Virtual Aviation. On course with Apple.
Learning to fly an Airbus A320 or Boeing 737-800 might seem like a serious business but, as it turns out, it can also be a lot of fun. That’s why Virtual Aviation, a five-person outfit headquartered in Cambridge, decided to make their thrilling simulator rides available to members of the public as well as would-be airline pilots.
“It’s difficult to explain the sheer excitement of it”, says Virtual Aviation’s managing director, James Stevenson. In business for over ten years, the company makes use of seven different simulators in their UK training facilities at Heathrow, Gatwick and Manchester airports.
The business model is simple: Virtual Aviation purchases four-hour blocks from the companies that own the simulators and sell them on at hourly rates to trainee pilots or members of the public. In addition to Flight Simulator Training and Flight Simulator Experiences, the company has a Future Pilot Programme offering aspirant pilots the chance to try out their wings, and Fear of Flying Courses to help people overcome flight-related phobias.
The simulators themselves are fantastically high-tech affairs. At £10m a piece, they’re so realistic, they’re used for ‘Zero Flight Time’ training, which means commercial pilots can complete 100% of their training in the simulator without the need to ever fly a real plane. Such is the demand for the service, people come from all over the world to use it.
Because the company runs sessions 24/7, the operation needs to be fast and flexible enough to constantly respond to potential business. Until recently, a PC network served as Virtual Aviation’s operational hub, but Stevenson encountered so many difficulties that in December 2008, he switched to the Mac.
“We were constantly having issues with viruses and hardware incompatibility – all sorts of problems were creeping in”, he says. Add to this, sluggish and noisy processing and the constant need to update security software, and staff at Virtual Aviation got to the point where they were loath to switch on their computers.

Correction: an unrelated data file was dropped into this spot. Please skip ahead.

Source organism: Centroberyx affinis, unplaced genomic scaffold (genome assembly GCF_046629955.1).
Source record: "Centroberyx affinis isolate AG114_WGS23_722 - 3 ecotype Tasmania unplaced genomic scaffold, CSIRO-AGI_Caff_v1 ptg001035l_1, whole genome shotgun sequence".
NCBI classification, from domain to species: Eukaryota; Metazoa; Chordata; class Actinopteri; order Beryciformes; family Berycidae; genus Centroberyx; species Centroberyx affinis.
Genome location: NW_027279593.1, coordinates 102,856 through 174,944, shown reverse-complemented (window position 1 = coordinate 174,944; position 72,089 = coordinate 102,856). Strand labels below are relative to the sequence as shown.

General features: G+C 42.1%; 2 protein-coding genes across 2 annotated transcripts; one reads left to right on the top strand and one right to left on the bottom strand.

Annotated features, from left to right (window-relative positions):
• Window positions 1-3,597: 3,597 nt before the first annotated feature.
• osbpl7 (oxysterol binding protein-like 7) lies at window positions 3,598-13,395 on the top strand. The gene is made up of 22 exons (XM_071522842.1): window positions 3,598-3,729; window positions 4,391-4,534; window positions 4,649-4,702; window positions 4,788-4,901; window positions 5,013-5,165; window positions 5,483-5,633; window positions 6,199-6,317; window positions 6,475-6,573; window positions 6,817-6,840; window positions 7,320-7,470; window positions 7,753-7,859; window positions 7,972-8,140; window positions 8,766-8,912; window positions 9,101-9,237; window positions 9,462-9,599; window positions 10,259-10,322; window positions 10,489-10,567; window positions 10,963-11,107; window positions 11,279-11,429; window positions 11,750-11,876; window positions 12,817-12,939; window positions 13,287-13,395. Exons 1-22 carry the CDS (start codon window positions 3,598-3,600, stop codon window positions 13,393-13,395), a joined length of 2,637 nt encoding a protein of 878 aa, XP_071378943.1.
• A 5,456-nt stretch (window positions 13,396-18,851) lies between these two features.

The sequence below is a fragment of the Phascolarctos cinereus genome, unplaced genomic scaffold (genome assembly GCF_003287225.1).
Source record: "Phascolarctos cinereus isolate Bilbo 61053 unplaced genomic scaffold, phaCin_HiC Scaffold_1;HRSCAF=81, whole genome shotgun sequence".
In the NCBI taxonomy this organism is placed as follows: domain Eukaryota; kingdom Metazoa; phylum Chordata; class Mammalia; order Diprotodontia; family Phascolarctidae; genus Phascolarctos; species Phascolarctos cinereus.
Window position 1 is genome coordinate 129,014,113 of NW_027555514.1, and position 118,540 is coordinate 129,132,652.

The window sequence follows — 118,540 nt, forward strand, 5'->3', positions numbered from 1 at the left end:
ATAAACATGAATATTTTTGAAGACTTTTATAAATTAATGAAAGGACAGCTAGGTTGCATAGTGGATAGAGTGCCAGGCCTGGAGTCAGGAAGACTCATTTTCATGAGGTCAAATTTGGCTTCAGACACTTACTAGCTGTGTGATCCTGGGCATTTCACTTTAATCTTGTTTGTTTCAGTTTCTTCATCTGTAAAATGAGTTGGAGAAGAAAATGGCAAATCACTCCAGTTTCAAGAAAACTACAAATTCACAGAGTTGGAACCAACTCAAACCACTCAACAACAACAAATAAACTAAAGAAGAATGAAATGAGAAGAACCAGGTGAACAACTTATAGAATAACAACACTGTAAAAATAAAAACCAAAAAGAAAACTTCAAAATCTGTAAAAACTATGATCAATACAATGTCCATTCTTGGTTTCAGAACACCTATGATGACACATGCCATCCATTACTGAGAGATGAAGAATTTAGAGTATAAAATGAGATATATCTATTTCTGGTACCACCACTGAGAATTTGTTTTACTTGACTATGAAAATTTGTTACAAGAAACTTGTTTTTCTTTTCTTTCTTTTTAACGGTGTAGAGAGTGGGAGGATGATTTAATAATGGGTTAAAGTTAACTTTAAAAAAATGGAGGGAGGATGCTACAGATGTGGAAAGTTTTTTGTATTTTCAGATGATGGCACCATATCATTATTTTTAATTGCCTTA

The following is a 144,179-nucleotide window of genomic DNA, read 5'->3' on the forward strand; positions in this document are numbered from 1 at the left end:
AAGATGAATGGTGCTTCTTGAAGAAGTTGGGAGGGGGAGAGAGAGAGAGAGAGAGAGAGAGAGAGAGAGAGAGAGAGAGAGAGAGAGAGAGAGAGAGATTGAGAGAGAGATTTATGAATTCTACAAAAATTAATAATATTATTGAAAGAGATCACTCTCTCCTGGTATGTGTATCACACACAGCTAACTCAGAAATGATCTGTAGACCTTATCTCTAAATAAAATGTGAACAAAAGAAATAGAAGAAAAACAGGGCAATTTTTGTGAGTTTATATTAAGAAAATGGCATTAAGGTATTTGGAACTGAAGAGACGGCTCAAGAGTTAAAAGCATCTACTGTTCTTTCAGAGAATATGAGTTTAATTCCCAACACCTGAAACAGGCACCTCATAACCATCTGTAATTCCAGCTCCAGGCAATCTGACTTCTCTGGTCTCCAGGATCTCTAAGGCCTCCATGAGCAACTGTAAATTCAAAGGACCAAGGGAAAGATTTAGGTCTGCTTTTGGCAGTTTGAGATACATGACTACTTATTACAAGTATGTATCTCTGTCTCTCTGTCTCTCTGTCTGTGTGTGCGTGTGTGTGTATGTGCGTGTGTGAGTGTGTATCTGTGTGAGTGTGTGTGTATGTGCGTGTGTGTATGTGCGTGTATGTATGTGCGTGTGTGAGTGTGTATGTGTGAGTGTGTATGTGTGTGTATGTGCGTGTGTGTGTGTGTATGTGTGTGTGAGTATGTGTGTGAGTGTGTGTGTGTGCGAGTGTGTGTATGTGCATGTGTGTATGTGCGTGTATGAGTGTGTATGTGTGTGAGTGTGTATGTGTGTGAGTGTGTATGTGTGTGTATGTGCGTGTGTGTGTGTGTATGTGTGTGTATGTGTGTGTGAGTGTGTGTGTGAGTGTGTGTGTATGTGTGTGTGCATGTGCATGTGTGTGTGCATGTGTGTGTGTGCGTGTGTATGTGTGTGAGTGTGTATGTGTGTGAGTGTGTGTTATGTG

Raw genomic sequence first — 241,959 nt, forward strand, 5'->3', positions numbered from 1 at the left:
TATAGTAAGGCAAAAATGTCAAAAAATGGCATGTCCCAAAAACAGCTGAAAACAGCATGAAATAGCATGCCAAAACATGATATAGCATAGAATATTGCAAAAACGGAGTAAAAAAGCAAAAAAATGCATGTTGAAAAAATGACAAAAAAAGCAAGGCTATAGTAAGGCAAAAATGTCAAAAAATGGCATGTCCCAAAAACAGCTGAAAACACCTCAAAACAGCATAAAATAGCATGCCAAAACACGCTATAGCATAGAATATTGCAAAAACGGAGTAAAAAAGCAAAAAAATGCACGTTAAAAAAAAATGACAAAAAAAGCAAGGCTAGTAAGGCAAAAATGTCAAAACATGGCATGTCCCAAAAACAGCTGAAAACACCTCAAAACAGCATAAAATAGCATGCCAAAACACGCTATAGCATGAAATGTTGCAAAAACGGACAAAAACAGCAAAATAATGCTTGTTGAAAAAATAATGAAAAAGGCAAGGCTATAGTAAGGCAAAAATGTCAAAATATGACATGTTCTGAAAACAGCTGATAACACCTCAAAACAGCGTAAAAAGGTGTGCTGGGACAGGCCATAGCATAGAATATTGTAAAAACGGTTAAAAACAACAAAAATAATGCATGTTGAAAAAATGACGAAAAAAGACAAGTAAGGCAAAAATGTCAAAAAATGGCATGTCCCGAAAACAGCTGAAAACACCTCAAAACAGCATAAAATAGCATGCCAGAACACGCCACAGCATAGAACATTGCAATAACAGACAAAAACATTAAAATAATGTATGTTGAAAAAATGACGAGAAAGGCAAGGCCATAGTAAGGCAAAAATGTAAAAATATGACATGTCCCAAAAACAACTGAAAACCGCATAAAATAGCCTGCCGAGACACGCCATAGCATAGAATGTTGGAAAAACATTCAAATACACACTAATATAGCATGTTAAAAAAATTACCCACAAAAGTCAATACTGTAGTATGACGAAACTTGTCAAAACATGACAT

“I thought Macs were just for designers”, admits Stevenson, “I didn’t realise they were a serious option for businesses, but I was tired of spending my time fixing PC problems rather than running my business”. He dipped his toe in the water with a MacBook and was immediately impressed by the straightforward set-up, ease of use and powerful functionality.
The company purchased a 20-inch iMac, shortly followed by a MacBook Air and a 24-inch iMac. A 2.4GHz MacBook Pro completed the network, all of it managed via a 1TB Time Capsule. “Time Capsule is used both as a server and a backup solution”, says Stevenson. “All documents are stored on the wireless Time Capsule, which we use as a central ‘file server’ rather than storing documents locally on each Mac. We also use it for Time Machine backups, and it has a shared printer connected to it. I set up various accounts from the different machines with MobileMe, so now we can all access the same files from any computer or mobile device.
“We tried to achieve this solution with our previous PC set-up, but it was too fiddly and we just couldn’t make it work – in the end, it was a bodge job; we stored files on one PC and tried to set up access from the other three computers, but there was always one that wouldn’t link and the main computer had to be on if you wanted to print anything. Time Capsule, by comparison, did exactly what we wanted it to do in terms of networking, straight out of the box”.
Because the company is never really closed, iPhones play a key role in the operation. Stevenson says, “Outside office hours, we have a ‘duty mobile’ iPhone that each of us takes home in turn. If a customer calls with an urgent enquiry relating to a booking, we can simply access our back-office booking system from the iPhone’s browser, which effectively gives us an advantage over our competitors”.
He adds: “On evenings and weekends, the staff member on duty won’t always have access to a computer, but our business can be run almost entirely from the iPhone”. The sophisticated back-office booking system was built to order and is used to manage customer accounts and bookings, simulator schedules, pilot scheduling and payments.“Our pilots can log in to book themselves in to instruct, and training centre staff can log in to view schedules and customer details”, says Stevenson. Given this degree of access – which increases operational efficiency – the ability to synchronise information across all devices is of paramount importance.